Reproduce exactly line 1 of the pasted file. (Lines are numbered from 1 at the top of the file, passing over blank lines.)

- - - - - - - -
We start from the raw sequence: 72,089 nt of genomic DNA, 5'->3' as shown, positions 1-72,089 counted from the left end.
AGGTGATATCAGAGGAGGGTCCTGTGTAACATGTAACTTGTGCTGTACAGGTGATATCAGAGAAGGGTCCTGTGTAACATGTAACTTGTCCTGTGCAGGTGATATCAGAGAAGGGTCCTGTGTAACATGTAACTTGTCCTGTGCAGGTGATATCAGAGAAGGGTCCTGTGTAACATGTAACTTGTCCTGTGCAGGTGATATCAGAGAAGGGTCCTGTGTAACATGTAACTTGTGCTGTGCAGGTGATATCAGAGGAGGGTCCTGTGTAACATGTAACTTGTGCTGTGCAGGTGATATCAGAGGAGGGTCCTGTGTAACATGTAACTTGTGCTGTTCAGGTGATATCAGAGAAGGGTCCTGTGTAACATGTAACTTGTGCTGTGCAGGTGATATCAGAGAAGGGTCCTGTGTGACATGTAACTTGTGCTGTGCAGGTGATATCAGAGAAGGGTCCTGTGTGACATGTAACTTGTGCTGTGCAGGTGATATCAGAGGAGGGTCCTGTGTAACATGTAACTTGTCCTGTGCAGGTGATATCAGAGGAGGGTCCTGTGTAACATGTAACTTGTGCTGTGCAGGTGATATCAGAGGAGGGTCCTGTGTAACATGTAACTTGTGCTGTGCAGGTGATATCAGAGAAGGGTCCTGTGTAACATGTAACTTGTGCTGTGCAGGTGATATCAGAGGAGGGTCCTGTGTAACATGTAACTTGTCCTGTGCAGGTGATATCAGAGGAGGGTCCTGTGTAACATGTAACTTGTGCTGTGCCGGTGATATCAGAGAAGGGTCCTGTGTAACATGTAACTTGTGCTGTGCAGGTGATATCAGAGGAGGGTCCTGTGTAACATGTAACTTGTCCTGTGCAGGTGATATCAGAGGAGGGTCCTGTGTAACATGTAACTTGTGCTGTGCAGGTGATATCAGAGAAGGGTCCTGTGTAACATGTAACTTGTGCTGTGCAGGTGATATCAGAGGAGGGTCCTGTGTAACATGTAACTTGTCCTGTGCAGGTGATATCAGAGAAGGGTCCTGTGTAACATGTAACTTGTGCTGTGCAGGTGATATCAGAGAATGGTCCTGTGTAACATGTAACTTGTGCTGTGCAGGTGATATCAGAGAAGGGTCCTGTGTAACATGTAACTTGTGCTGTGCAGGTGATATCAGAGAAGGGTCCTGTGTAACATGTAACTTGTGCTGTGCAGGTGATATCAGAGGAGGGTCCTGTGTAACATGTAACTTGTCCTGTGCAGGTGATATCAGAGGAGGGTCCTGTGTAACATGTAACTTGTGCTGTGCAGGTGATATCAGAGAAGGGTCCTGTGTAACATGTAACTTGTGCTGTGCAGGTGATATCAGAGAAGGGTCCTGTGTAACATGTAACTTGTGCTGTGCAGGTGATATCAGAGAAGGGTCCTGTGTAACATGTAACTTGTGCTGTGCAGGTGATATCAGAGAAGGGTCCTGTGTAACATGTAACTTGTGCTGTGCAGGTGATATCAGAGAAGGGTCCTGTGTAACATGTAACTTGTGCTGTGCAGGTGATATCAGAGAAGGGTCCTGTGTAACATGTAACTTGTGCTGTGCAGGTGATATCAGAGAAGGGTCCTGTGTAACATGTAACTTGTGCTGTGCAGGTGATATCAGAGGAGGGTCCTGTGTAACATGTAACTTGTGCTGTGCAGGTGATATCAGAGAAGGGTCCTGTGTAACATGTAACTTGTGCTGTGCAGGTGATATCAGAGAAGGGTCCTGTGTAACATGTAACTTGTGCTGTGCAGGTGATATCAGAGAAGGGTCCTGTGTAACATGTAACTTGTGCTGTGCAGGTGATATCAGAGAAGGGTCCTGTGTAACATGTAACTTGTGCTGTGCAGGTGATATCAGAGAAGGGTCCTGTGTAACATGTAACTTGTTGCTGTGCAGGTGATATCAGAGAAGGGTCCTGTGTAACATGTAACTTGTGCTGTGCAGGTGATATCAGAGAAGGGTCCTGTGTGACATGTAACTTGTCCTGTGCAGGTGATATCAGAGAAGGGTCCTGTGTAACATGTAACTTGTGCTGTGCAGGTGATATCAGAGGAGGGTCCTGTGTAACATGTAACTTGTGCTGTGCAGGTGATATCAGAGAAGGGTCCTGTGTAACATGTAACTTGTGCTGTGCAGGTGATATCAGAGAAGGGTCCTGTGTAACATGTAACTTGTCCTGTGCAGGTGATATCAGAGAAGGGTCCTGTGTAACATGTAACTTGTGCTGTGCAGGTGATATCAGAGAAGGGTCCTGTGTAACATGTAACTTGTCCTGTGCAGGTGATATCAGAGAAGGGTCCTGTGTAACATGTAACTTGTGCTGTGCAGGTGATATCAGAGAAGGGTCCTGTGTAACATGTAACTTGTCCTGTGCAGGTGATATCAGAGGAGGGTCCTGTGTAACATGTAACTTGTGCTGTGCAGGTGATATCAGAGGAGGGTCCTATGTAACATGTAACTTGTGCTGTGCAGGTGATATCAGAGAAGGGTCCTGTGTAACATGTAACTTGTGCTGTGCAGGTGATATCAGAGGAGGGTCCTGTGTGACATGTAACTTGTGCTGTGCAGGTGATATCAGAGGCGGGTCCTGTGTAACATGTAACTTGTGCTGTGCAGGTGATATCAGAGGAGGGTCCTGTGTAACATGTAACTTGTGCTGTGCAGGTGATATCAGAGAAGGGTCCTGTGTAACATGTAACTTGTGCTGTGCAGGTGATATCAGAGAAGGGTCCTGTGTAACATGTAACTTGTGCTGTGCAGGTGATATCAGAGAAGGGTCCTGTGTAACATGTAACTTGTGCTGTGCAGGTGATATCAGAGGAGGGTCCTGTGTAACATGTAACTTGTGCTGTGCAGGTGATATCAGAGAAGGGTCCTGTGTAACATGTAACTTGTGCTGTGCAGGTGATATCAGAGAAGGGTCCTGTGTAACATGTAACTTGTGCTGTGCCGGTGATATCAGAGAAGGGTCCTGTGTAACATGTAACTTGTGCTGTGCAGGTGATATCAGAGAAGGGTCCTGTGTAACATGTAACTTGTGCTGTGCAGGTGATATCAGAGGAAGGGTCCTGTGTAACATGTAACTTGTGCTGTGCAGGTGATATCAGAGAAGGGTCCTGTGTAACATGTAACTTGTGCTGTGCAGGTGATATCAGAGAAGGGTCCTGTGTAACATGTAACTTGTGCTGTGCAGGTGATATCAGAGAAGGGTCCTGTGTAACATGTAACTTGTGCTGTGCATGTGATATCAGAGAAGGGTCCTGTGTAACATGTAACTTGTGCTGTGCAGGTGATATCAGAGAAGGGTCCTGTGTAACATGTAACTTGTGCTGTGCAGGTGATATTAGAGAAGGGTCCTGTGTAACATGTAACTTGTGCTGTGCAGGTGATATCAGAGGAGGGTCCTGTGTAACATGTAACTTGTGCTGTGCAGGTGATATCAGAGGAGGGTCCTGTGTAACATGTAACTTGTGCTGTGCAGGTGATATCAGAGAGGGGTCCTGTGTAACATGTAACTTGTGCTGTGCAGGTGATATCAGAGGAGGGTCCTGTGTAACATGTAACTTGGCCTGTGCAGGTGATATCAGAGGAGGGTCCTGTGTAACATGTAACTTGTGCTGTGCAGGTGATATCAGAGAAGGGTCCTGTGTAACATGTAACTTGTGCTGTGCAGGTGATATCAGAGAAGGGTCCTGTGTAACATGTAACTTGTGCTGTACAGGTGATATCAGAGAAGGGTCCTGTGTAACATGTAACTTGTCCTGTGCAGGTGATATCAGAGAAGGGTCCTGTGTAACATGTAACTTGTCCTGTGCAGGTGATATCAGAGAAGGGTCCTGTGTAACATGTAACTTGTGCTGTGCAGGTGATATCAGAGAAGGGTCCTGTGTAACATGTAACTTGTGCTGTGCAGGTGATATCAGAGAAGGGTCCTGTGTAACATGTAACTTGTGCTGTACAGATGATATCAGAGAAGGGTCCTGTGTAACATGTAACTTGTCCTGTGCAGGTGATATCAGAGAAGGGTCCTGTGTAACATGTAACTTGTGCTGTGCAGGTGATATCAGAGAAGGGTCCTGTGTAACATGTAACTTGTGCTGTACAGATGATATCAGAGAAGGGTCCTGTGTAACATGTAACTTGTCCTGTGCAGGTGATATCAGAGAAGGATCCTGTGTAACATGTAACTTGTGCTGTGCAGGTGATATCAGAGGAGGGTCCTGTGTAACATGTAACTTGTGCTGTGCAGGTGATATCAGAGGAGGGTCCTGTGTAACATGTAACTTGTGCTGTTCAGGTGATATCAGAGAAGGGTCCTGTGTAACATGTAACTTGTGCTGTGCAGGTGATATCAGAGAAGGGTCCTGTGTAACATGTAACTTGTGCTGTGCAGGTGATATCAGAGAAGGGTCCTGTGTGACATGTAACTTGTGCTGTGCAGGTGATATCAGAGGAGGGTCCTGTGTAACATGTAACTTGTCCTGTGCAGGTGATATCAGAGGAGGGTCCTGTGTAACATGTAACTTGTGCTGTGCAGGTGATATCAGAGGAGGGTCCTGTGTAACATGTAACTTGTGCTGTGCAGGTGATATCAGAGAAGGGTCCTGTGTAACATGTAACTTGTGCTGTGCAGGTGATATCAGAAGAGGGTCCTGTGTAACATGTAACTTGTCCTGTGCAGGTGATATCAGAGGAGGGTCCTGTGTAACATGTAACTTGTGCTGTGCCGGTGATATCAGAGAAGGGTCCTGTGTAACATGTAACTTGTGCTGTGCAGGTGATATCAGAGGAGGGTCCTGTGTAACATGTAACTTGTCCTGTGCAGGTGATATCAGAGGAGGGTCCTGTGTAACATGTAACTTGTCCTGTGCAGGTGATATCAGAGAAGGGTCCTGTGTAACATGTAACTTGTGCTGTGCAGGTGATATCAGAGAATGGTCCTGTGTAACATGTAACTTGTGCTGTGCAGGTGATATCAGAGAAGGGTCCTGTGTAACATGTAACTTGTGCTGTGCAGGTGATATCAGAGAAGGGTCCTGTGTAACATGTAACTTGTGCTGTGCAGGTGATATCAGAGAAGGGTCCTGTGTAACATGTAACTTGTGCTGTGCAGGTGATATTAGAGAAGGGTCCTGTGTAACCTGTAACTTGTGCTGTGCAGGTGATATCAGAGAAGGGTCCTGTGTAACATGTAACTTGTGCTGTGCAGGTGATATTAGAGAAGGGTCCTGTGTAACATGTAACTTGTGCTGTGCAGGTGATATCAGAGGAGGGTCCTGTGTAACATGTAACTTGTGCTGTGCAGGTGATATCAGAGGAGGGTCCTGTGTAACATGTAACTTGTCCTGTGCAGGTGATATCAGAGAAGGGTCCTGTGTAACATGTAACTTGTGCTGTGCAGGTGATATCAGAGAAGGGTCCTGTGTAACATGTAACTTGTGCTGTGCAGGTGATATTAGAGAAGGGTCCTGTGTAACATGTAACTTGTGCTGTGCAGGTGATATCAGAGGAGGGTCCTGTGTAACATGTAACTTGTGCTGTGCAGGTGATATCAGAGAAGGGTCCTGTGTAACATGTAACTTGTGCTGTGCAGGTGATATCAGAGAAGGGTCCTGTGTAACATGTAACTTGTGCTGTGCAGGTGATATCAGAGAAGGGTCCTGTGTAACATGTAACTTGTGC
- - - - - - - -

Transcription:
We start from the raw sequence: 72,089 nt of genomic DNA, 5'->3' as shown, positions 1-72,089 counted from the left end.